Downbeat mood for UK manufacturing

By Helen Wright03 October 2011

UK trade body the Construction Products Association's third quarter State of Trade Survey has revealed a downbeat mood among UK-based manufacturers amid rising prices and weakening domestic demand.

Both heavy and light construction products manufacturers surveyed by the association expressed concerns over the impact of continuing global economic uncertainty, and were not optimistic about sales growth over the next 12 months.

According to the survey, 94% of heavy manufacturers and 71% of light manufacturers suggested weak demand would constrain output over the next 12 months, while the majority of manufacturers (63% of heavy companies and 75% of light companies) expected no change in their export sales over the next year.

Indeed, third quarter year-on-year sales fell according to 44% of heavy manufacturers, although 52% of manufacturers of light products said they continued to see growth.

Cost inflation

Meanwhile, strong inflation in energy, fuel, and raw materials prices drove unit cost inflation for both light and heavy manufacturers in the third quarter - 88% of heavy manufacturers and 89% of light manufacturers reported rising energy prices. Rising raw materials prices also affected 80% of heavy companies and 84% of light companies.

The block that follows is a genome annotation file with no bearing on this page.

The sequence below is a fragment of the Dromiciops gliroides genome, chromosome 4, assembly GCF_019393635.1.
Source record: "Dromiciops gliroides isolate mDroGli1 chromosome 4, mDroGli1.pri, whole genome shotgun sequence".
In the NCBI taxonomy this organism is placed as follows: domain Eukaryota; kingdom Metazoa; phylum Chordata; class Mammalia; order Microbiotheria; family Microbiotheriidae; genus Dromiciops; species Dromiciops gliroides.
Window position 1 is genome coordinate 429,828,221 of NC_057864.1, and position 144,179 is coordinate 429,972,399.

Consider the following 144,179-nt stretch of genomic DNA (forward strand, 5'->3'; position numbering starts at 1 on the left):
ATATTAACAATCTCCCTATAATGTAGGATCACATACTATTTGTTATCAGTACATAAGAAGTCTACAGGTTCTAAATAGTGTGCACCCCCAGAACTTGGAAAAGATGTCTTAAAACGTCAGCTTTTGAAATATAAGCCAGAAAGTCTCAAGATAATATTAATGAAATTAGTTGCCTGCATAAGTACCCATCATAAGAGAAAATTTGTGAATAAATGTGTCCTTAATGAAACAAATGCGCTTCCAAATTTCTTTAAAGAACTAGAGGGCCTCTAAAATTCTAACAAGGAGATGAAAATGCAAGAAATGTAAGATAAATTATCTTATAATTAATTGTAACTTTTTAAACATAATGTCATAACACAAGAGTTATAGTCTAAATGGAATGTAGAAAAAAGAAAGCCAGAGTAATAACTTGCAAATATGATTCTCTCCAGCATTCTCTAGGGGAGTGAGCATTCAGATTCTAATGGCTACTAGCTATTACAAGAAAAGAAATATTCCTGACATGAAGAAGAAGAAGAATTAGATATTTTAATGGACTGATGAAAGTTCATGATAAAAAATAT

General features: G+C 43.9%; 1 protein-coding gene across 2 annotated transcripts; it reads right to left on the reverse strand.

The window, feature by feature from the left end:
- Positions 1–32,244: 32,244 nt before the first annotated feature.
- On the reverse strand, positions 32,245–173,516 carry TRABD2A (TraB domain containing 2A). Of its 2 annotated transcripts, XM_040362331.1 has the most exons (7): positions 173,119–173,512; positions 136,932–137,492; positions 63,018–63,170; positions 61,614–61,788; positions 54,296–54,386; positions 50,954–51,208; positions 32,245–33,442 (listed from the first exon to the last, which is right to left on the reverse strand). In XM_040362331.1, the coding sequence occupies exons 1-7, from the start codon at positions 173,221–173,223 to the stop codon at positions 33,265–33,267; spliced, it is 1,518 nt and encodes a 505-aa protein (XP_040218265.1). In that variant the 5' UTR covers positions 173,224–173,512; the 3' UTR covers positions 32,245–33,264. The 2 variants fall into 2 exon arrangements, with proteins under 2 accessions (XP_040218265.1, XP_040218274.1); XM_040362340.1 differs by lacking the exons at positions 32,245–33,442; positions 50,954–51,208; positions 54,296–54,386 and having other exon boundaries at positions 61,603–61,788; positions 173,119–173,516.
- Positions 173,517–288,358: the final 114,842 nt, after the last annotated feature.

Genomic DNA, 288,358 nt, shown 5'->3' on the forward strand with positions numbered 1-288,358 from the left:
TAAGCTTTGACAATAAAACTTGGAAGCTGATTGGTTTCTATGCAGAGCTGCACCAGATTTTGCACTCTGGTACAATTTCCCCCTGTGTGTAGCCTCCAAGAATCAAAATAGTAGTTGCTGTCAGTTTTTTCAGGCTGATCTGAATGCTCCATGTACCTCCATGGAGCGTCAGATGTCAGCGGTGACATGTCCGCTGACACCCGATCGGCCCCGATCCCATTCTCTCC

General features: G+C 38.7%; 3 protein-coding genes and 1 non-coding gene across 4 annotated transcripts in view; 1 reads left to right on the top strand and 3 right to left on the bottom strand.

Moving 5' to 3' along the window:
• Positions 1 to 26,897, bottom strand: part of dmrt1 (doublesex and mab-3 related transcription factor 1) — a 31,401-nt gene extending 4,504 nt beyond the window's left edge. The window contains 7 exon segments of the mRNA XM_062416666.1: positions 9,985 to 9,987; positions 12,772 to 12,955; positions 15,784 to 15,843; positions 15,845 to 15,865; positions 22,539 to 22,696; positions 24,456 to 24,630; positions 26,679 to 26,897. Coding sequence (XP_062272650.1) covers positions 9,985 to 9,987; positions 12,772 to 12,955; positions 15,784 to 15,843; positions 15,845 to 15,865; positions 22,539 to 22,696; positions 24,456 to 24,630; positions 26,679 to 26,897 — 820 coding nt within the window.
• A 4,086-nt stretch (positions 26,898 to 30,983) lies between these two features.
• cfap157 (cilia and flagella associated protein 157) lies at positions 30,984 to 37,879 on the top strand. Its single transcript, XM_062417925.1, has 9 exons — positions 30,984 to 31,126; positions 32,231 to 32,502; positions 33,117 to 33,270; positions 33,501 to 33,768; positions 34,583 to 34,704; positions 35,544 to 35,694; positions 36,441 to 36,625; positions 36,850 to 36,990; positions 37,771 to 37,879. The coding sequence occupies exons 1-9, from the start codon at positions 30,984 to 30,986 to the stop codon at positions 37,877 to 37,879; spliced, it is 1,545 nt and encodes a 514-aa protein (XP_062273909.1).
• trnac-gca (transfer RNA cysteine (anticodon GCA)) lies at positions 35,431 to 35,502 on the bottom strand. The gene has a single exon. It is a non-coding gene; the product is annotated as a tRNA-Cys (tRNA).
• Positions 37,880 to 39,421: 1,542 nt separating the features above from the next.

Fuel cost inflation was even more widespread, with 94% of heavy manufacturing companies and 100% of light manufacturers reporting increases.

And as public funding for domestic projects continues to shrink, international markets became increasingly important to UK construction product manufacturers in the third quarter - 42% of light manufacturers reported international export increases year-on-year, while 13% of heavy manufacturers reported export growth.

Construction Products Association senior economist Kelly Forrest urged the government to fast-track new finance initiatives.

"It is critical that government does its utmost to sustain economic growth by investing in areas of long term benefit to the UK, such as house building and infrastructure, by bringing forward finance allocated for future years and attracting private finance at a time when public finances are constrained."

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